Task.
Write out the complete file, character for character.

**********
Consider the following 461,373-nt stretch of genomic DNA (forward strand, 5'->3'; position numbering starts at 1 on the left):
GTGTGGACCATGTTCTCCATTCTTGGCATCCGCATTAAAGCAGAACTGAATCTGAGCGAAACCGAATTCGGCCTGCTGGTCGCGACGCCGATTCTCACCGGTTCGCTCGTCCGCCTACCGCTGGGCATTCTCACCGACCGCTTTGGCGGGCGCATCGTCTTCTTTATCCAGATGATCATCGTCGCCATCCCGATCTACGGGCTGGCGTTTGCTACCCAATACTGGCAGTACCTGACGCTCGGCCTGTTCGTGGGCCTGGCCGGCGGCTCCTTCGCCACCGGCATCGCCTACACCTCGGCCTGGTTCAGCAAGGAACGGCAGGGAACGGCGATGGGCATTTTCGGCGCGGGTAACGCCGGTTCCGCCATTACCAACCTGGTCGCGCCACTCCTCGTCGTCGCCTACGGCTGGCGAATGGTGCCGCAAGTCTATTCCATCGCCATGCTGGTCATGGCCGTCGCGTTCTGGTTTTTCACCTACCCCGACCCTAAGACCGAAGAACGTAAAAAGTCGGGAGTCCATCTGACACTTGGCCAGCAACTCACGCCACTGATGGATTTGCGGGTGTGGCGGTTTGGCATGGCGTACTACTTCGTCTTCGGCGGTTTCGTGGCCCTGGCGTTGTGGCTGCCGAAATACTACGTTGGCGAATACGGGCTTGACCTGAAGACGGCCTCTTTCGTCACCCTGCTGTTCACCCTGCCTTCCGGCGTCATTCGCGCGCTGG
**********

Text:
Consider the following 461,373-nt stretch of genomic DNA (forward strand, 5'->3'; position numbering starts at 1 on the left):
GTGTGGACCATGTTCTCCATTCTTGGCATCCGCATTAAAGCAGAACTGAATCTGAGCGAAACCGAATTCGGCCTGCTGGTCGCGACGCCGATTCTCACCGGTTCGCTCGTCCGCCTACCGCTGGGCATTCTCACCGACCGCTTTGGCGGGCGCATCGTCTTCTTTATCCAGATGATCATCGTCGCCATCCCGATCTACGGGCTGGCGTTTGCTACCCAATACTGGCAGTACCTGACGCTCGGCCTGTTCGTGGGCCTGGCCGGCGGCTCCTTCGCCACCGGCATCGCCTACACCTCGGCCTGGTTCAGCAAGGAACGGCAGGGAACGGCGATGGGCATTTTCGGCGCGGGTAACGCCGGTTCCGCCATTACCAACCTGGTCGCGCCACTCCTCGTCGTCGCCTACGGCTGGCGAATGGTGCCGCAAGTCTATTCCATCGCCATGCTGGTCATGGCCGTCGCGTTCTGGTTTTTCACCTACCCCGACCCTAAGACCGAAGAACGTAAAAAGTCGGGAGTCCATCTGACACTTGGCCAGCAACTCACGCCACTGATGGATTTGCGGGTGTGGCGGTTTGGCATGGCGTACTACTTCGTCTTCGGCGGTTTCGTGGCCCTGGCGTTGTGGCTGCCGAAATACTACGTTGGCGAATACGGGCTTGACCTGAAGACGGCCTCTTTCGTCACCCTGCTGTTCACCCTGCCTTCCGGCGTCATTCGCGCGCTGG